Tuesday, April 23, 2013
The Gods Of Mars (1913) by Edgar Rice Burroughs
Edgar Rice Burroughs was not a fan of organized religion. He recognized it for what it all too often is: a tool by those in power to manipulate others. He knew that those in charge were just men, men with no more knowledge of the divine than he had himself. False religions were common in his fiction, but never more so than in The Gods of Mars.
It was only a matter of time before John Carter returned to Mars. A Princess of Mars was a great success and Burroughs' readers demanded more. Fortunately Burroughs had a lot more to say about Carter and the red planet. Unlike some of his other series, the Martian tales never declined in quality and The Gods of Mars is the best of the series. Here John Carter faced his greatest challenges and faced the deadliest dangers of his career. By this point Burroughs had mastered his profession and with Gods he delivered one of his most inventive and action-packed novels.
The story begins with John Carter stranded on Earth in 1886. For ten years he had longed to return to his beloved Barsoom. Now, standing before the Hudson River, he again felt the pull of the red planet. Just as before he experienced a moment of cold and darkness as his soul is pulled mysteriously to Mars. He wakes to find himself in the very last place he would want to be on Barsoom: the Valley Dor.
The Martians had a very peculiar religion. Eventually, if they managed to live long enough, every Martian took a voluntary pilgrimage along the River Iss, to the lost Sea of Korus in the Valley Dor. The Martians believed that the Valley Dor was heaven, a paradise where they would be reunited with loved ones and enjoy everlasting peace. John Carter discovered the ghastly reality. The Valley Dor was a deathtrap where pilgrims were torn apart and devoured by weird plant-men and the great white apes of Barsoom. Any survivors were enslaved by the Holy Therns, priests who also just happened to be cannibals.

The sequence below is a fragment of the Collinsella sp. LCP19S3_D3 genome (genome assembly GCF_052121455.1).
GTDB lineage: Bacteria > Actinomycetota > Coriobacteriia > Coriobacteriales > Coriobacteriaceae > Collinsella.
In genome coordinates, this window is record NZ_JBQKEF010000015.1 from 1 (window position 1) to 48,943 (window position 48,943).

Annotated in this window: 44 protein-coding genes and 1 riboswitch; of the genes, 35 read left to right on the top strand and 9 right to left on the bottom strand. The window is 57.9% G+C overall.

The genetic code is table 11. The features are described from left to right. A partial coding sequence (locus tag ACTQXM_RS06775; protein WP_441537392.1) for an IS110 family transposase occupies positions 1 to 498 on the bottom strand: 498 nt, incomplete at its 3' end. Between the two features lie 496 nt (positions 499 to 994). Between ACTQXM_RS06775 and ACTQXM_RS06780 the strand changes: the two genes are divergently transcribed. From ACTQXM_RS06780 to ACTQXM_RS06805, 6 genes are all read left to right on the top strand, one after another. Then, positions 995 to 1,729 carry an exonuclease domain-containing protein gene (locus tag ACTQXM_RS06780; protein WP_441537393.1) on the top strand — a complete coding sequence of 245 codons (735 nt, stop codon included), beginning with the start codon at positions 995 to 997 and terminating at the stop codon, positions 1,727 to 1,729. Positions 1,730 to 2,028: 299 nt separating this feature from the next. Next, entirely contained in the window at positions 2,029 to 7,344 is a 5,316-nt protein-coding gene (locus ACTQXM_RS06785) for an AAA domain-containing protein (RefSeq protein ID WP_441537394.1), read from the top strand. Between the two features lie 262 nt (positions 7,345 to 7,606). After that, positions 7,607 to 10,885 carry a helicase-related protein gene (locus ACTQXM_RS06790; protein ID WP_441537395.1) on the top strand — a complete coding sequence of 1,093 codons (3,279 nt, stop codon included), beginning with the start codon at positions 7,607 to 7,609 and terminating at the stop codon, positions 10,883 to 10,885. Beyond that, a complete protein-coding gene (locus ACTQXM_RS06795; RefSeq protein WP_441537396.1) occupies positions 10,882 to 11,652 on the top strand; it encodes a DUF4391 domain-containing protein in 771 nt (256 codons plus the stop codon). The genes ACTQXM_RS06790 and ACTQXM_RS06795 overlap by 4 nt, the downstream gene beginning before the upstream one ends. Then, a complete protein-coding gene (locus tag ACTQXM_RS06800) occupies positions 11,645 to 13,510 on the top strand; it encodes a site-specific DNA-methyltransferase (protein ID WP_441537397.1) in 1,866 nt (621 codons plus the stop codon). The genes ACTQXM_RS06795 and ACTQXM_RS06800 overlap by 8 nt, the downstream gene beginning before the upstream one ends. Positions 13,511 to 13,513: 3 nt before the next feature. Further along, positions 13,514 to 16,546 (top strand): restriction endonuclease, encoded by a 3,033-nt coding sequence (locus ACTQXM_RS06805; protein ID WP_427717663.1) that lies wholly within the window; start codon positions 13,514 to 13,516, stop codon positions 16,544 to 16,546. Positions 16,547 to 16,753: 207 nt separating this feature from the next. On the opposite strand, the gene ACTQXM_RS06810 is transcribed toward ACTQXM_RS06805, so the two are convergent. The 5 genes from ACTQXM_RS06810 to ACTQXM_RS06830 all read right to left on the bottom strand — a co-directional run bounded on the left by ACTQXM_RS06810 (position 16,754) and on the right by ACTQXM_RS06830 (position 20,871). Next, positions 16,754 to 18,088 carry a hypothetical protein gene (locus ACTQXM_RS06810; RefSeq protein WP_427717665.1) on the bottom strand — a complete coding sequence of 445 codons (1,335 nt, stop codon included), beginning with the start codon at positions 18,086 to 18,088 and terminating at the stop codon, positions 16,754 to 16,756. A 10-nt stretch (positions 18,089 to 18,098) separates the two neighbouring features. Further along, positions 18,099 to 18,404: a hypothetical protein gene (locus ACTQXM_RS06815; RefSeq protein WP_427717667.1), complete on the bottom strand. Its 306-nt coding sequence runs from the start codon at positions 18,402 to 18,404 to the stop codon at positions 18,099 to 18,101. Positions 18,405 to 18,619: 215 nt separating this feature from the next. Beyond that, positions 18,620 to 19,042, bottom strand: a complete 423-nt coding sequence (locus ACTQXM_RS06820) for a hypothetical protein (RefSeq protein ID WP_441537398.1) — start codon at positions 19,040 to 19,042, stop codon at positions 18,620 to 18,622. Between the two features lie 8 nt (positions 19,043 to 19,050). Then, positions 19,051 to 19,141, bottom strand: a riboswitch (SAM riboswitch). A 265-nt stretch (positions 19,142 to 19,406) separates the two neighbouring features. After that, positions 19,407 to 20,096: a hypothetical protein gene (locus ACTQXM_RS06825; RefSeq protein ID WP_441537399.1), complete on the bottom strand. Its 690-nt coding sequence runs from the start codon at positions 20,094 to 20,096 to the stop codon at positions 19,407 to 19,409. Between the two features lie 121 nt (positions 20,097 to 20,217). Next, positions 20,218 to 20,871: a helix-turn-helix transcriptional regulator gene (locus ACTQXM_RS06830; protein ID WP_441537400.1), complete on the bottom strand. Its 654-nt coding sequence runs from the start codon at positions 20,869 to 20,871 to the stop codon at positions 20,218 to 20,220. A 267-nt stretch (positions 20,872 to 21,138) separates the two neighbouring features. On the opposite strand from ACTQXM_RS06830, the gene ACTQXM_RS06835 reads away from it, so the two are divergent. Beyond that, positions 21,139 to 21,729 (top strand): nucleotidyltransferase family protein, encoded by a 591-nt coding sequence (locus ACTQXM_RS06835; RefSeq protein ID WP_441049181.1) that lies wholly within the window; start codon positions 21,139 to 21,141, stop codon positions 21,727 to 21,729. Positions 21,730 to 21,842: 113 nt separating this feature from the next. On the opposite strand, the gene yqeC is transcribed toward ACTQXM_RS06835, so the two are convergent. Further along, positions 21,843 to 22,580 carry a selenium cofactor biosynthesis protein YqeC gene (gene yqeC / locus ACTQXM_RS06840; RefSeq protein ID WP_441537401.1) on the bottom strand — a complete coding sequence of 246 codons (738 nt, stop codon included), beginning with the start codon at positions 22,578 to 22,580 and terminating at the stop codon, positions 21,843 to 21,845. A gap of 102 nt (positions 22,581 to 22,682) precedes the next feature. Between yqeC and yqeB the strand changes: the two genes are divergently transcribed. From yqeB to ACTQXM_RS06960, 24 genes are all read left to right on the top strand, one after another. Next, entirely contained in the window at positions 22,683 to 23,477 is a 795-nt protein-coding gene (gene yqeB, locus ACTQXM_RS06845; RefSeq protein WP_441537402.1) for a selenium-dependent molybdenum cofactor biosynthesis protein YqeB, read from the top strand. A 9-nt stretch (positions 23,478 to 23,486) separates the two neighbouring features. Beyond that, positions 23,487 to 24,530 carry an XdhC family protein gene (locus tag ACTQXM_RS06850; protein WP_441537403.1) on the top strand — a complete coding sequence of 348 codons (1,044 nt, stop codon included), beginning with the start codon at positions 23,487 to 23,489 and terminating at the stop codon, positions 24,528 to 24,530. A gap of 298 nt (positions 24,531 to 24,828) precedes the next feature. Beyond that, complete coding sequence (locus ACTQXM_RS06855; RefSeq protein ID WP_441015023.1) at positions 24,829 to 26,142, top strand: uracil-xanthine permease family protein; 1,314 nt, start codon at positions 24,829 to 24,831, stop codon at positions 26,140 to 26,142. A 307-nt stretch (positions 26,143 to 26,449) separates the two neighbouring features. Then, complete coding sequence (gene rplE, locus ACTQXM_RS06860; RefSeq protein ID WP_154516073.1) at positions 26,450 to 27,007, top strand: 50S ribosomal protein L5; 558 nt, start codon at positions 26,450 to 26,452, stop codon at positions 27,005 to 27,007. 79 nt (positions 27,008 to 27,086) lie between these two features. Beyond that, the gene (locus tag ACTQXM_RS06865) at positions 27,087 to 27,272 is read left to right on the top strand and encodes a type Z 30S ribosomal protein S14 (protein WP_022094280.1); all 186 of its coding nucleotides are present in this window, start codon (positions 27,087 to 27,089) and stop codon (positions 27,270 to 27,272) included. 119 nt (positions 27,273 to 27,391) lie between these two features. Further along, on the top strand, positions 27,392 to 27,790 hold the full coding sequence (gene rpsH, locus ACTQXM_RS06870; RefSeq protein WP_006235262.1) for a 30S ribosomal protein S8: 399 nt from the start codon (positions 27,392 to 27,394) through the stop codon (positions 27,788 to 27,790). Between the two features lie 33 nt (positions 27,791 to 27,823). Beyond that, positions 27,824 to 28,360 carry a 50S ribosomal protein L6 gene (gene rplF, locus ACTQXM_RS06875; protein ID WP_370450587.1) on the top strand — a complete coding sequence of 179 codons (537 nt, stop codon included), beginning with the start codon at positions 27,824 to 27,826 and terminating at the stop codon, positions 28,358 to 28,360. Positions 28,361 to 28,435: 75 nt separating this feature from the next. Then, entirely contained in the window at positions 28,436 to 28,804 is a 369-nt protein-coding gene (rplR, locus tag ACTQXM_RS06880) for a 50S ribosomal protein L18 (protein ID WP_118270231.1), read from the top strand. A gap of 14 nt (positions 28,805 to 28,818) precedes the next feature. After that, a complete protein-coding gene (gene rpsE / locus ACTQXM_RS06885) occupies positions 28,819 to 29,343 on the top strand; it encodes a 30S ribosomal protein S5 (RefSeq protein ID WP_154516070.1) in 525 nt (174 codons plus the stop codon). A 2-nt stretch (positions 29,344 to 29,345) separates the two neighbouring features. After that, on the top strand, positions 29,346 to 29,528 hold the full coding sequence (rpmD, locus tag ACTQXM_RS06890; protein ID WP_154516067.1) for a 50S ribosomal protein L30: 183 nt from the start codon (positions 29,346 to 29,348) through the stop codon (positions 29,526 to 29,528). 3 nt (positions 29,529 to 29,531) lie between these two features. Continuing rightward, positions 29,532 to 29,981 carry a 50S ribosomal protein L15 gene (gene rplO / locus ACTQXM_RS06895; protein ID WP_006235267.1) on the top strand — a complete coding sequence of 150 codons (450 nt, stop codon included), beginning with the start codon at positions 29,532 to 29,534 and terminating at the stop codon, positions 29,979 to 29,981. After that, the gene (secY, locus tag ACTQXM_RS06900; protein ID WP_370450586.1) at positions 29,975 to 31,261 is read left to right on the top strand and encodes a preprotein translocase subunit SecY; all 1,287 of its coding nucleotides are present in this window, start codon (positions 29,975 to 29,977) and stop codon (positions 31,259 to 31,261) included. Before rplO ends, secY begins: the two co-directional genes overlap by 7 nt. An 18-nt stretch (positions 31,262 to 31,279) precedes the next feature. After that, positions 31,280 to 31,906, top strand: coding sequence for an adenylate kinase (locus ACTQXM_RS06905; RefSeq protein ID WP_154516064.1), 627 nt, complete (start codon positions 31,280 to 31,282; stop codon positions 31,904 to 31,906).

Here Carter encounters a group of pilgrims who are being attacked by the plant men. Among them is the green Martian Tars Tarkas, John Carter's best friend. Carter and Tars Tarkas survive and together they fight their way through the valley and into the domain of the Therns. They encounter the mysterious beauty Thuvia, who becomes a very important character in the series, and together they plan to escape and expose the false religion for the terrible lie that it is. The problem is that to return from the Valley Dor is heresy in itself, one punishable by death anywhere on the planet. John Carter not only has to fight men and monsters, he also has to try and defeat a deeply-rooted cultural superstition. A hard task, even for the superhuman John Carter. Once he manages to escape the Valley Dor his troubles are only beginning.
Along the way Burroughs invents some of his most interesting Martian cultures yet. The Holy Therns are both menacing and repulsive. The Therns' enemies are the Black Pirates of Barsoom. The Black Pirates inhabit a subterranean world by an underground sea and are particularly fascinating.
Burroughs wrote many extremely entertaining books, but The Gods of Mars is something more than that. While it succeeds brilliantly as escapist adventure, it is also a story about the crippling power of cultural superstition. Fighting monsters is one thing. Fighting a whole world's ancient religion is something else again. It is here, in this book, that Burroughs takes John Carter to his greatest level as a hero.
This is Burroughs at his best. Well worth checking out.